Criminal Law

Ellen H. Flottman, Esquire
Rosalynn Koch, Esquire

Agreement that in exchange for defendant’s truthful statements concerning a robbery and rape, “the term of imprisonment” he would receive “for his involvement and participation in these crimes” would “be served concurrently with prison sentences” he was then serving was not violated when his rape and robbery sentences were run consecutively to each other. State v. Hicks, No. 71650 (Mo. App. W.D., January 17, 2012), Ahuja, J.

As a suspect in a rape and robbery case, the defendant agreed to make a statement if the state would promise that any sentences that he received would “be served concurrently” with the sentences he was then serving. Under § 558.026.1, the robbery and sexual assault sentences must be consecutive. The trial court rejected the defendant’s claim that his statements were not voluntary and intelligent because the state violated its agreement.

Held: Affirmed; one robbery conviction vacated on other grounds
. The state only promised that the new “term of imprisonment” would be served concurrently but made no commitment as to the nature of that new term of imprisonment.

: A reasonable person in defendant’s position would interpret the agreement as a promise that any sentences that he received would be concurrent with the sentences he was then serving. The state should have been required to dismiss the either robbery or the rape charges in order to introduce the defendant’s confession.

State cannot use investigative subpoenas to obtain a suspect’s text messages on an ongoing basis, without some grounds for believing they would contain admissions or other relevant information. State v. Clampitt, No. 73943 (Mo. App. W.D., January 24, 2012), Ellis, J.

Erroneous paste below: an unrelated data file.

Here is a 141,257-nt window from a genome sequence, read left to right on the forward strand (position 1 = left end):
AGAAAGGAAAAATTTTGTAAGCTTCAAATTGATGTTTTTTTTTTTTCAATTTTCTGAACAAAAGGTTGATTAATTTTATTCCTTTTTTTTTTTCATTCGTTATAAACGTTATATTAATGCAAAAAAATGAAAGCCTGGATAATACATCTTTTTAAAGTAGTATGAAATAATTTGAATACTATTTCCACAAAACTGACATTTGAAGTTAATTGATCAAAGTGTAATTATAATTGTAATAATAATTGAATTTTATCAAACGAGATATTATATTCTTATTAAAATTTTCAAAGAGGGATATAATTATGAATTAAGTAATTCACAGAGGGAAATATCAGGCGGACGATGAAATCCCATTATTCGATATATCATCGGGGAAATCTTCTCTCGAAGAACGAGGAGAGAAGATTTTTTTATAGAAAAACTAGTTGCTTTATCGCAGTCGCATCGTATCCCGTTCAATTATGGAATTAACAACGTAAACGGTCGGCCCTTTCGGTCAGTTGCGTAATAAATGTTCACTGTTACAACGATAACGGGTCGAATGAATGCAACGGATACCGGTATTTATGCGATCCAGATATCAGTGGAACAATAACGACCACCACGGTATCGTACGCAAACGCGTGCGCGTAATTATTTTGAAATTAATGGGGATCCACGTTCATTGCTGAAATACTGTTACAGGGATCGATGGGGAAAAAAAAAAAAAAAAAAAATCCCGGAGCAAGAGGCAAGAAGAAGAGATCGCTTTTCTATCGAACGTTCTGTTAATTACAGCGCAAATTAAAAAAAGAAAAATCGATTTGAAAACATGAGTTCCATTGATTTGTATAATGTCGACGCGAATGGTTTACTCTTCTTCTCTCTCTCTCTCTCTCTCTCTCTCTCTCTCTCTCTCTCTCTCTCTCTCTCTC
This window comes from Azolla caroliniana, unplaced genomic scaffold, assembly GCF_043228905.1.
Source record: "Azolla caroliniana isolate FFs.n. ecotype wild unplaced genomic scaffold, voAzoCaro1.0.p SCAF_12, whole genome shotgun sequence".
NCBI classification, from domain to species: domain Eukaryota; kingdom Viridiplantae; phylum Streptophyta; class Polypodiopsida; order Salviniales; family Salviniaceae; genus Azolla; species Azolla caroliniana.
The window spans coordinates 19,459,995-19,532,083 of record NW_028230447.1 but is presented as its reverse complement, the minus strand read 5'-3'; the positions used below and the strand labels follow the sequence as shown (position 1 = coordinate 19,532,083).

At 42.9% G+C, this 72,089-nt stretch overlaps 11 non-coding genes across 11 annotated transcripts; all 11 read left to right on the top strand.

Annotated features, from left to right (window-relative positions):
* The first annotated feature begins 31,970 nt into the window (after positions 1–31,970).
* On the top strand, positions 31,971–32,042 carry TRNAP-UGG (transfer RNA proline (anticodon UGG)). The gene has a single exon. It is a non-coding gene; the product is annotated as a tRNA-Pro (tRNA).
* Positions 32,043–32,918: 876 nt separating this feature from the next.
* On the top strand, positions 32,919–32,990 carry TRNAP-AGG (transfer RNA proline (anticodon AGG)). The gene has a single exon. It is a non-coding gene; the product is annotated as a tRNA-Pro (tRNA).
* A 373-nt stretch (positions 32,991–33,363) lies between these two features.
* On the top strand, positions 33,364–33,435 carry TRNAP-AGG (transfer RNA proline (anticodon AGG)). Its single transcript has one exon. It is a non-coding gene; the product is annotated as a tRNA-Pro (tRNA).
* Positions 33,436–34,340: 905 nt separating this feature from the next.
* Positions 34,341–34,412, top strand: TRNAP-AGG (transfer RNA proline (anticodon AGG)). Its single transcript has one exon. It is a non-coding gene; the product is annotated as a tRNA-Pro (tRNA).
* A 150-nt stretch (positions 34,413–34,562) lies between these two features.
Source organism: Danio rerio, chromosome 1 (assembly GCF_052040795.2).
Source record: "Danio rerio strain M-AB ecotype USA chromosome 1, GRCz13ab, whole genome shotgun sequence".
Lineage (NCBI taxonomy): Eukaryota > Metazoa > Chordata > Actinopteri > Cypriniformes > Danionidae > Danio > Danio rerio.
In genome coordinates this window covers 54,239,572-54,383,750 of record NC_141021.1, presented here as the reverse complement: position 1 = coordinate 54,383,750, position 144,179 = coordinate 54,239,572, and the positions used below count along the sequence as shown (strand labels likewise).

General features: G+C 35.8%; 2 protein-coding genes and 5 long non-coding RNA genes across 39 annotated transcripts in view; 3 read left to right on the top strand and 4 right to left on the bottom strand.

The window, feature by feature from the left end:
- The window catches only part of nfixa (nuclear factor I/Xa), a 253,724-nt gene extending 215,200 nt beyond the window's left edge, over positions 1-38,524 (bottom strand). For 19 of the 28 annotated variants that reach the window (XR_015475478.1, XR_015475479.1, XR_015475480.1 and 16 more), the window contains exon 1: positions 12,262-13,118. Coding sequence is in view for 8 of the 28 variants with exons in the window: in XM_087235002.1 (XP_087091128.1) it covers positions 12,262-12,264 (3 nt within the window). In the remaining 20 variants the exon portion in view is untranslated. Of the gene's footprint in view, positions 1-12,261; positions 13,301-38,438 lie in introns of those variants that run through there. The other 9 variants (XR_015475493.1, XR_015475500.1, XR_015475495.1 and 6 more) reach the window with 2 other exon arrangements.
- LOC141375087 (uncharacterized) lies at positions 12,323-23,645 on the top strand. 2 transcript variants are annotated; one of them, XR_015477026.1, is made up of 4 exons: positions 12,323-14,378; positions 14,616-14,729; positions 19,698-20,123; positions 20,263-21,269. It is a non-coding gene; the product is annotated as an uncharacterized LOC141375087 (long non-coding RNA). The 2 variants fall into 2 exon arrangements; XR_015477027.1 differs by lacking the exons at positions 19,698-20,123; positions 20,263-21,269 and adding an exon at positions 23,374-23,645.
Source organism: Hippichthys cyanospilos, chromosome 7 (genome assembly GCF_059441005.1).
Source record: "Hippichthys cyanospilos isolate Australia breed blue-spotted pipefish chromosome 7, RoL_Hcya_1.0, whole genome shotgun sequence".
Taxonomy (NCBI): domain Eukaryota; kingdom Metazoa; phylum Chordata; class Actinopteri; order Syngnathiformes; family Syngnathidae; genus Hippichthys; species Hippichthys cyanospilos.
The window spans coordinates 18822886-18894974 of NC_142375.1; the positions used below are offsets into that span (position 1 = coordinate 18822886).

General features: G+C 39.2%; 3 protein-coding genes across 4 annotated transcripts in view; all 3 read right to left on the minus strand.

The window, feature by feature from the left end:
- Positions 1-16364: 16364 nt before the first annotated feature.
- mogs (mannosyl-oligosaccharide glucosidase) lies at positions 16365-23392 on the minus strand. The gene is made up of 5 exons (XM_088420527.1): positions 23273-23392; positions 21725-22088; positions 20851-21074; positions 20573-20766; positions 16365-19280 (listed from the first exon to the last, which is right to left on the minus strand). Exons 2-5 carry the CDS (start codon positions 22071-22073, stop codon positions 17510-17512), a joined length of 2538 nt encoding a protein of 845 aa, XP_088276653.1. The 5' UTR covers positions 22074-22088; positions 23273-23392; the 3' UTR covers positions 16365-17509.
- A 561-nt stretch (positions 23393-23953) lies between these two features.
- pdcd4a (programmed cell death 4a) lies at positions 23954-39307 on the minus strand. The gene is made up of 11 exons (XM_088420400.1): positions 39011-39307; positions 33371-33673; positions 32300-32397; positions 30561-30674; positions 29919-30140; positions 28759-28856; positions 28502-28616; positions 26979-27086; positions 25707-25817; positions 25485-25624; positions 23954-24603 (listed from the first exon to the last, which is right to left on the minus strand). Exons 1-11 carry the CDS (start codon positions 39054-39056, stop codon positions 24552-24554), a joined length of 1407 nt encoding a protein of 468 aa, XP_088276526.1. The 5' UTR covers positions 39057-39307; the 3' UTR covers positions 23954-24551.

In the course of investigating an involuntary manslaughter, the state periodically requested investigative subpoenas for the defendant’s text messages, ultimately obtaining four subpoenas extending over a 32-day period from the accident. The suspect finally admitted that he was the driver. The trial court held that the subpoenas violated the Fourth Amendment.

Held: Affirmed
. The subpoenas were not limited in scope or relevant in purpose. The period of time was continually extended until the state got what it wanted. Investigative subpoenas must be requested in good faith and are not for general fishing expeditions.

A truck shelter with only one complete wall is a “building” for burglary purposes. State v. Collins, No. 96069 (Mo. App. E.D., January 24, 2012), Romines, J.

The defendant stole property from a truck shelter that had no doors or windows. The shelter had one complete wall and the other three sides were partially enclosed.

Held: Affirmed
. The structure was somewhat enclosed and was used for storage. A structure does not have to have multiple complete walls to be a “building.”